It’s being touted as the first social media campaign, but many political candidates trying to get elected on May 2 seem to regard Twitter as a soap-box rather than a conference call, using their 140-character limit to swagger or announce policy, but passing up opportunities to engage voters directly.

So says an article posted to the Globe and Mail‘s website. They give some legitimate examples: a class trying to use Twitter to learn more about politics and a fellow asking a local candidate a question are both good uses!

Not good uses: the two examples they give where people are just begging for retweets. If someone’s vote will be swayed by who first acknowledges the Canucks, who needs them? Add on that Twitter, it turns out, doesn’t have as huge a number of users as you might think, and why even bother with these shenanigans?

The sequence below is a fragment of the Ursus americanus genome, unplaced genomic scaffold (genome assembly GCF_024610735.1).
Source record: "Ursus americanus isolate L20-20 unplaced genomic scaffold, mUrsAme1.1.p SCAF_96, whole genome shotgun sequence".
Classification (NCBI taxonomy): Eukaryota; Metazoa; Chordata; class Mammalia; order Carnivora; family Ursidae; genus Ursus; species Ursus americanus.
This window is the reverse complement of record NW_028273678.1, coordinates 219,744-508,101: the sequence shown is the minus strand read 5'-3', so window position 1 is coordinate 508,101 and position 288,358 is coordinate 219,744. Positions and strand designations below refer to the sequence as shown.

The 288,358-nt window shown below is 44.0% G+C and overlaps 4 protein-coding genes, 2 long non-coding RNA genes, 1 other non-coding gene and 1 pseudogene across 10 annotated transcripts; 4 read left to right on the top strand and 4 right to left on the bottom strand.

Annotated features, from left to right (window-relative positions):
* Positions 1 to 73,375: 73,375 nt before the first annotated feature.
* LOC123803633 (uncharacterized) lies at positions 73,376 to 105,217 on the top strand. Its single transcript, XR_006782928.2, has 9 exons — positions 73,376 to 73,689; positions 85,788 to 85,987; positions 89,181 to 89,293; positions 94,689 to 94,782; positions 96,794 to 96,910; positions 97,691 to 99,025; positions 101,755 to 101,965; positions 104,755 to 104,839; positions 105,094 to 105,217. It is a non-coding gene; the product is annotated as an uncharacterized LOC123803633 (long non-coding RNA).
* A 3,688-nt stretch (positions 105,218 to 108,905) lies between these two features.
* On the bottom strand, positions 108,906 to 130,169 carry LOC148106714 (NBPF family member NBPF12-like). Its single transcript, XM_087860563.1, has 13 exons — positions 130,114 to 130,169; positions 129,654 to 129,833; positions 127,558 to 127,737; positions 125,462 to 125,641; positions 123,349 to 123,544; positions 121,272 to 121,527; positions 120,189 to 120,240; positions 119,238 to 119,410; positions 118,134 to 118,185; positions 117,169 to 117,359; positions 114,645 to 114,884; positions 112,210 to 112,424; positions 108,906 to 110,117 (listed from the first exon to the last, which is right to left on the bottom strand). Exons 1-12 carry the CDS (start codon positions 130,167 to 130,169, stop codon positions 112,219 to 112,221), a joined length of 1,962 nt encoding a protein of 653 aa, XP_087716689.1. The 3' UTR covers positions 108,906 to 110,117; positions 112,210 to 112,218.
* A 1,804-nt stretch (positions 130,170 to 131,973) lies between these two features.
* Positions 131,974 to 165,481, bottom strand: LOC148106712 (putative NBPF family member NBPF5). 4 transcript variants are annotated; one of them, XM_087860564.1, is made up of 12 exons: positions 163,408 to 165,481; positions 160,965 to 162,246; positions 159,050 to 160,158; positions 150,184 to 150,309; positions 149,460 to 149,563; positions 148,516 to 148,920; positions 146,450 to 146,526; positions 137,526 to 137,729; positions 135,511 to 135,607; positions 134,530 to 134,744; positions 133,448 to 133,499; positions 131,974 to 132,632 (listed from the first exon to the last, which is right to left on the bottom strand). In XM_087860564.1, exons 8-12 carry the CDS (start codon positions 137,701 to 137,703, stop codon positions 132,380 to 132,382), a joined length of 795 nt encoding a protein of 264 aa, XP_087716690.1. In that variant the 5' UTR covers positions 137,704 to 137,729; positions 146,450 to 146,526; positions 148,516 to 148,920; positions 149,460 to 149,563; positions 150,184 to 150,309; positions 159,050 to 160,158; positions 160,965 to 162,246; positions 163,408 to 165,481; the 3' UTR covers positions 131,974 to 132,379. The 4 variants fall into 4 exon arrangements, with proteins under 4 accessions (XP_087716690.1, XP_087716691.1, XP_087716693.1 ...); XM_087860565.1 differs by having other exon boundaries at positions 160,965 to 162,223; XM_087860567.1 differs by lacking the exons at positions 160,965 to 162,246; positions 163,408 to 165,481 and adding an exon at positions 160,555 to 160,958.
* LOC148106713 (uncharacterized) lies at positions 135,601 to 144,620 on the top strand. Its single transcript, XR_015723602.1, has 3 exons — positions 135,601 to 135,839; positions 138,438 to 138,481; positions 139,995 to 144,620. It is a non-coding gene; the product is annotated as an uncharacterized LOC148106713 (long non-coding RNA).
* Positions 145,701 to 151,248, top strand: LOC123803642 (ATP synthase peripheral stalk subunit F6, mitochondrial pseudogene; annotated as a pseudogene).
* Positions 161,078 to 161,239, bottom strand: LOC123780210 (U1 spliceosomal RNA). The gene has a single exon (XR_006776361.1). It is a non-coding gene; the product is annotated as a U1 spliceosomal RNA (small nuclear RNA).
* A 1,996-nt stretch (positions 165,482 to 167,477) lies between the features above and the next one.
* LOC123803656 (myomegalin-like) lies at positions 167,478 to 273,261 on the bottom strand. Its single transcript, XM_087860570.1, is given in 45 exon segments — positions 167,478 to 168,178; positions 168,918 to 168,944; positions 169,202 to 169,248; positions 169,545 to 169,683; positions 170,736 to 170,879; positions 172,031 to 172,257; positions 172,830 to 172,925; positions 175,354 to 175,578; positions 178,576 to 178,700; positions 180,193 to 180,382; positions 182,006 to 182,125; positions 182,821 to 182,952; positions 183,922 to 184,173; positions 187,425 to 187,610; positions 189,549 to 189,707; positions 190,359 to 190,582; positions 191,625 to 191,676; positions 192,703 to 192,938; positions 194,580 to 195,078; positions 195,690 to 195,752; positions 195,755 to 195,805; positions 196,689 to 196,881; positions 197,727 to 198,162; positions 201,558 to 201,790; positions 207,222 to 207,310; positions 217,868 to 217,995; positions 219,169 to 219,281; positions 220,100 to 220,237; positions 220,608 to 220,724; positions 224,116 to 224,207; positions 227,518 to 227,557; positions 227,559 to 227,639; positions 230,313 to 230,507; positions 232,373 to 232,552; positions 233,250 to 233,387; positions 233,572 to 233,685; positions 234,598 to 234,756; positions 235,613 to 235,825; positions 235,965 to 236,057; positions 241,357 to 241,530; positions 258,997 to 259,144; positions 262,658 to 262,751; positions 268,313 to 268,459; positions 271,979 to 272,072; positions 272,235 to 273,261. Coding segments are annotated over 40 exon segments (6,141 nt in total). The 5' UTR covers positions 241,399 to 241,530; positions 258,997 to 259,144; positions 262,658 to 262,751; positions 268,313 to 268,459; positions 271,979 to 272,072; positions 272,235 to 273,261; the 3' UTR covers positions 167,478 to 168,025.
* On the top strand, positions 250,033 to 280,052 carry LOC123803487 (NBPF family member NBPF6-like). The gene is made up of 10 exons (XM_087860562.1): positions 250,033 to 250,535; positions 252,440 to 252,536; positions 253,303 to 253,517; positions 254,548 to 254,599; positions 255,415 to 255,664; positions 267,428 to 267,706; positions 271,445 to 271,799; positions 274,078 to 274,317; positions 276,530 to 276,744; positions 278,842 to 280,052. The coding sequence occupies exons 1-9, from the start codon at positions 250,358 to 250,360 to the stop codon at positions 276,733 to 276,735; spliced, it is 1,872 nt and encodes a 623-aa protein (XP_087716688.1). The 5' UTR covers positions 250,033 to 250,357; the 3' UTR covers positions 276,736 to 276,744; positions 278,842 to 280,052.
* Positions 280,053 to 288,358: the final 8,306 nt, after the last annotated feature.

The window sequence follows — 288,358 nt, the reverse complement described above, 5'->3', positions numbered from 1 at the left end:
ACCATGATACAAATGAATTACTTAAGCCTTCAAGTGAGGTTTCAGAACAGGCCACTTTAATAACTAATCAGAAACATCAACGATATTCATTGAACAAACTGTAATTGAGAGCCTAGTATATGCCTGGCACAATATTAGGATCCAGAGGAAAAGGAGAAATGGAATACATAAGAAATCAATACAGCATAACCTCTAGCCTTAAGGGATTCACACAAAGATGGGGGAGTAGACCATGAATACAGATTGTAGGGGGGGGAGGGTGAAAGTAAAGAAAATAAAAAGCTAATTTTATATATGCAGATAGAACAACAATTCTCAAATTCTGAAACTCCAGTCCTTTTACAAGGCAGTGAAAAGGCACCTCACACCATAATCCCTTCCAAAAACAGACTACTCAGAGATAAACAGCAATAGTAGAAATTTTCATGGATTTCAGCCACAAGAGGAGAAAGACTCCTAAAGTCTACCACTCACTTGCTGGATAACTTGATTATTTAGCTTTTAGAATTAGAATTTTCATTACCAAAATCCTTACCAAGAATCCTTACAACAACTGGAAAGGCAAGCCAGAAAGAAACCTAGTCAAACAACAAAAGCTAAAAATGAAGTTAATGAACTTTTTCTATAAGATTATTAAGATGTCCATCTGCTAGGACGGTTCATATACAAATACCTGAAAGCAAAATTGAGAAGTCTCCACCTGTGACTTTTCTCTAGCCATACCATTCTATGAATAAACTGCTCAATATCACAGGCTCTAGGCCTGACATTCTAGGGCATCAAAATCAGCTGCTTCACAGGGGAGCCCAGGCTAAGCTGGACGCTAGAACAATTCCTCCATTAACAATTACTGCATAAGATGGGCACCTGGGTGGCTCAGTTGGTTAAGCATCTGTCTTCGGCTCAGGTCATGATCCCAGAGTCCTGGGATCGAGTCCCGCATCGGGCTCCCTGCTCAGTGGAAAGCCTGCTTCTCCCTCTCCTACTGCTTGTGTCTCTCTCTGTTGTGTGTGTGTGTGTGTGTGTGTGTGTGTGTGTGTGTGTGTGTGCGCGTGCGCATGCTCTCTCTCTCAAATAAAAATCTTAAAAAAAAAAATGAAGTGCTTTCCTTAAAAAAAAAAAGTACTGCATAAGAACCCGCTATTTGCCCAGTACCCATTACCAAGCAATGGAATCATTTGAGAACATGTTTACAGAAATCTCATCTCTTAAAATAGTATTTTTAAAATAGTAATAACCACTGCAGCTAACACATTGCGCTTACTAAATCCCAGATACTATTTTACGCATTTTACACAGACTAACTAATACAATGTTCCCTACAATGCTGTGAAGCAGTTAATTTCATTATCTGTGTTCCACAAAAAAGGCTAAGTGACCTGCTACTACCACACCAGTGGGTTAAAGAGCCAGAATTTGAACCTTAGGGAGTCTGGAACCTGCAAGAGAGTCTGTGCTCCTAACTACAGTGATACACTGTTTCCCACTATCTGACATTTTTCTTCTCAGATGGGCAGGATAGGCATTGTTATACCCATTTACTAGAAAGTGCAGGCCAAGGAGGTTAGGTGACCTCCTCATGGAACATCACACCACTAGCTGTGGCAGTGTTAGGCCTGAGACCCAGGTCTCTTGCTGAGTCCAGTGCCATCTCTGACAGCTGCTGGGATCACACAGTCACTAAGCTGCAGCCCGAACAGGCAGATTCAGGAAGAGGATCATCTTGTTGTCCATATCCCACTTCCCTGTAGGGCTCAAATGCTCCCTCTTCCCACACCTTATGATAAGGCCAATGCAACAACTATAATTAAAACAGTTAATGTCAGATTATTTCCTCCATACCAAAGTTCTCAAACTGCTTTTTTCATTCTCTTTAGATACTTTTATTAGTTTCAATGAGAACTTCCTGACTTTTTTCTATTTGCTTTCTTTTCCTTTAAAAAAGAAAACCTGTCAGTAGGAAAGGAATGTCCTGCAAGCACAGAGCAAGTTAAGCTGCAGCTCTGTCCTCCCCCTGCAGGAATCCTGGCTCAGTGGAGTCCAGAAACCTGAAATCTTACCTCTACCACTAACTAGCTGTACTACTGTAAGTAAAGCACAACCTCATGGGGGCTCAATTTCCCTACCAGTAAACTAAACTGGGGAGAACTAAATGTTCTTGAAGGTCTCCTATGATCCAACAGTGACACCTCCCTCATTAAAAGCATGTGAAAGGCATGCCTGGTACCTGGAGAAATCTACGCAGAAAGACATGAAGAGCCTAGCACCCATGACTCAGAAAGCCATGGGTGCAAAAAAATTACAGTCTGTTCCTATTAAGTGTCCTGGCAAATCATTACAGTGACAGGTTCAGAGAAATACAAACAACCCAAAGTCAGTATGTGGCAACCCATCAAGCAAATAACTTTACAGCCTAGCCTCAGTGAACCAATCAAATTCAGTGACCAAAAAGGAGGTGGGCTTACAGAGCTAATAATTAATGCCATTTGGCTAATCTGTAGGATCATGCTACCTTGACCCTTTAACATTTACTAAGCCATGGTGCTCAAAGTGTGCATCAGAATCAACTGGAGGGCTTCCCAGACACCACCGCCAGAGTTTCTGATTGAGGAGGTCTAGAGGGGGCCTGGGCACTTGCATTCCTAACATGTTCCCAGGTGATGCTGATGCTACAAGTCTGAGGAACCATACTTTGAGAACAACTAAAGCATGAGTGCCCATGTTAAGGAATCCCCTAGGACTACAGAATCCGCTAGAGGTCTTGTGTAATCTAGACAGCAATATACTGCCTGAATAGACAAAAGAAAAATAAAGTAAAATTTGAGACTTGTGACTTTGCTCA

The basic premise of the piece is solid: if you can’t do something right, don’t do it at all. But constituents should also temper their expectations. Twitter can be a busted website, or sometimes tweets can just be missed. If @PremierBradWall or @ralphgoodale won’t retweet your Roughrider love, just get over it.